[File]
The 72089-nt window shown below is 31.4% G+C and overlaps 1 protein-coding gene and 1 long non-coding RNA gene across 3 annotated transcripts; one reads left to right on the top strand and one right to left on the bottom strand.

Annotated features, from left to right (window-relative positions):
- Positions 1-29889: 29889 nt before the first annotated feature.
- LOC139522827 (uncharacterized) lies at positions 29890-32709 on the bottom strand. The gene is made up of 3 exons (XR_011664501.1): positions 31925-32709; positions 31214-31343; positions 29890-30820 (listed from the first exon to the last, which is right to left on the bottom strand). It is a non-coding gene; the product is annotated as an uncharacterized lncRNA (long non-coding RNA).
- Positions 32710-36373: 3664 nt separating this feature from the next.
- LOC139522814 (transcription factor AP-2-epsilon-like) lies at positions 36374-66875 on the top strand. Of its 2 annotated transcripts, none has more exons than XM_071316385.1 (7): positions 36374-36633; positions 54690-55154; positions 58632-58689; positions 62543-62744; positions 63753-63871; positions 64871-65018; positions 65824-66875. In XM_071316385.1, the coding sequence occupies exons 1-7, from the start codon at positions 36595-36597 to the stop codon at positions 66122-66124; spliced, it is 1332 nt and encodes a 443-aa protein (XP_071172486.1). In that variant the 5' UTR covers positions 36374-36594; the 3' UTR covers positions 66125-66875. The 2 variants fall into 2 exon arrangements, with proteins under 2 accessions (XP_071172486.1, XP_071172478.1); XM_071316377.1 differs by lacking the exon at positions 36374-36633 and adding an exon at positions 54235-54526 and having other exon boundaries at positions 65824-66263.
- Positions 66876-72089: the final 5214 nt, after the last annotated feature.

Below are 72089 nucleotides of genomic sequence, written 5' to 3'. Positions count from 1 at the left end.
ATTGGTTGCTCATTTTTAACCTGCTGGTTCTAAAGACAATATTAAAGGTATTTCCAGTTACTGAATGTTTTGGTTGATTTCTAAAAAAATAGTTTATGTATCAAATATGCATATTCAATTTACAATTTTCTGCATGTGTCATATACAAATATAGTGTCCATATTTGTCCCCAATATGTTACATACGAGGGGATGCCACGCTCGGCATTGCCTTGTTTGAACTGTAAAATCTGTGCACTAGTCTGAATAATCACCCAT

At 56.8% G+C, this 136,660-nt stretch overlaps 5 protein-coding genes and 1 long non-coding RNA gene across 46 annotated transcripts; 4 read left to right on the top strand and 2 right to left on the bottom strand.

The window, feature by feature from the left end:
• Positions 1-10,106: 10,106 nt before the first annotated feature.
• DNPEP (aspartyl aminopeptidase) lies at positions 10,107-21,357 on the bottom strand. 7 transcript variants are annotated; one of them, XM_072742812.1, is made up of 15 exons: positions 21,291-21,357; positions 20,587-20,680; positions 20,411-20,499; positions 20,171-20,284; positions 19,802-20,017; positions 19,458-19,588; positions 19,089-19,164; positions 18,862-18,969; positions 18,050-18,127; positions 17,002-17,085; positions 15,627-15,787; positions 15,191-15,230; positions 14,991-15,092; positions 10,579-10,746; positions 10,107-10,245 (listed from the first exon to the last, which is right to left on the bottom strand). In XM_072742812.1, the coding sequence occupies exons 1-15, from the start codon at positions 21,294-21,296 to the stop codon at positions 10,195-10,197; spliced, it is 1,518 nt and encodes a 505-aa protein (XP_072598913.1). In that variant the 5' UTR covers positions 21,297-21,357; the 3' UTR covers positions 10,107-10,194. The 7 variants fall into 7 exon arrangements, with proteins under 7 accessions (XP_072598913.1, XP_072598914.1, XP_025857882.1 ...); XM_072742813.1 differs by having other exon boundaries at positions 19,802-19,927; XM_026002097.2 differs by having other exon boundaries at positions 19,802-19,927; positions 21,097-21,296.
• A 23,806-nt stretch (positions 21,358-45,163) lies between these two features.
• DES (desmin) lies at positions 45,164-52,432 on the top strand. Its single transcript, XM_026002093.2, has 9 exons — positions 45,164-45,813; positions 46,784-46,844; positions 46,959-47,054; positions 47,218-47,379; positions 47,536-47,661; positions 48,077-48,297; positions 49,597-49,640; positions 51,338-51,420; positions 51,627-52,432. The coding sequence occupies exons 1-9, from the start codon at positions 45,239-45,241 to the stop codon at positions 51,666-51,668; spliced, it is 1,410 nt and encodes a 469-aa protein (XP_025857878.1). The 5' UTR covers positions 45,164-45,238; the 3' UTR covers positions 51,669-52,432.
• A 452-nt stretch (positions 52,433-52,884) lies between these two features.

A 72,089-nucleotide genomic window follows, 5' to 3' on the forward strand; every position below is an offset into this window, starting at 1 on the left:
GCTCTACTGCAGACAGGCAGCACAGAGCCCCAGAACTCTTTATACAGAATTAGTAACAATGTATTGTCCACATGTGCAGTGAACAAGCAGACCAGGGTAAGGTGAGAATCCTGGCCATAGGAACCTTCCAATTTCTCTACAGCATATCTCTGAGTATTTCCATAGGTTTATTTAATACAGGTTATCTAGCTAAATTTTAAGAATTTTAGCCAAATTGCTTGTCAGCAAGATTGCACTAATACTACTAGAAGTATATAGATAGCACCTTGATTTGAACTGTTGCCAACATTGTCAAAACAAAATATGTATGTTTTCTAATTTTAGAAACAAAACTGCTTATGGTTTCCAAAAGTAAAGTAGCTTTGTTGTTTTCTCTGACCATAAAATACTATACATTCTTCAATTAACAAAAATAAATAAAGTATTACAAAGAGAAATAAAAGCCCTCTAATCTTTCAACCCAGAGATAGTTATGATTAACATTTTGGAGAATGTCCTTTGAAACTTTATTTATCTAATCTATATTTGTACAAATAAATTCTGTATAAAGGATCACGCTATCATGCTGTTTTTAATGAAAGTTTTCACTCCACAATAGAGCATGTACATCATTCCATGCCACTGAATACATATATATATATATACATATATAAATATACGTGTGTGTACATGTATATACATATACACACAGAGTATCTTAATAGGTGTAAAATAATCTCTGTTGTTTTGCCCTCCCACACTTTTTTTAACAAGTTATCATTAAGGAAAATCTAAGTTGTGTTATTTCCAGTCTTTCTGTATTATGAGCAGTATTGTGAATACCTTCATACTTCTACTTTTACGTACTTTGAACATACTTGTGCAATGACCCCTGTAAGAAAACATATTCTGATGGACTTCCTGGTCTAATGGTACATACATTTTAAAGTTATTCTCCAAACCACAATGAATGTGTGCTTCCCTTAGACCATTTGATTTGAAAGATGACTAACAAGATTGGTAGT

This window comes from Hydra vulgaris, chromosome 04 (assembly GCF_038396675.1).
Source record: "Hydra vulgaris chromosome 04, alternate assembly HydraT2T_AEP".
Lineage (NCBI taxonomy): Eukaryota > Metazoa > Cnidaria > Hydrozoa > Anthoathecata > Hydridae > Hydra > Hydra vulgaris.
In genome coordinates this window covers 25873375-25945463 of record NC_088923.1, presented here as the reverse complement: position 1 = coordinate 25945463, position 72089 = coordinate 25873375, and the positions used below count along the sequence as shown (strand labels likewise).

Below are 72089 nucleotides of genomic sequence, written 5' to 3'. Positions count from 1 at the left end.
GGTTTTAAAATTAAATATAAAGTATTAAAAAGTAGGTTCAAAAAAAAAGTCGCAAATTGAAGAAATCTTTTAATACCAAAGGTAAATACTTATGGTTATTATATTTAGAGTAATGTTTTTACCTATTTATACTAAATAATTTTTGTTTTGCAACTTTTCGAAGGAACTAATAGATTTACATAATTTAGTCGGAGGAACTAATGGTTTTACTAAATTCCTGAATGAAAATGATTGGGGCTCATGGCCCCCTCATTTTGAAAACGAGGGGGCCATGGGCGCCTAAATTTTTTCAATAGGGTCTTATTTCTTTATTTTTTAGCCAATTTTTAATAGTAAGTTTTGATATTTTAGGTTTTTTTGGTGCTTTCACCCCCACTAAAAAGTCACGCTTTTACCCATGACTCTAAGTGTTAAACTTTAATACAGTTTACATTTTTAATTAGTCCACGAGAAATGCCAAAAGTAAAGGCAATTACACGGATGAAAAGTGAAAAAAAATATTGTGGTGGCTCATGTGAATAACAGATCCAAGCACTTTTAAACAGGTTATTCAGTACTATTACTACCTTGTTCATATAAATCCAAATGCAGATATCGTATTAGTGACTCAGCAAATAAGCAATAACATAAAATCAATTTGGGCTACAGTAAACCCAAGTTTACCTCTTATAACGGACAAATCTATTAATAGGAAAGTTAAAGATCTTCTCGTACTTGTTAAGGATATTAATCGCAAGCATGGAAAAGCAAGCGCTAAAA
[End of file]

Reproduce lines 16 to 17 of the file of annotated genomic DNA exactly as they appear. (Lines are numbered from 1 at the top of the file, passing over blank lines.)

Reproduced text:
• A 452-nt stretch (positions 52,433-52,884) lies between these two features.

A 72,089-nucleotide genomic window follows, 5' to 3' on the forward strand; every position below is an offset into this window, starting at 1 on the left: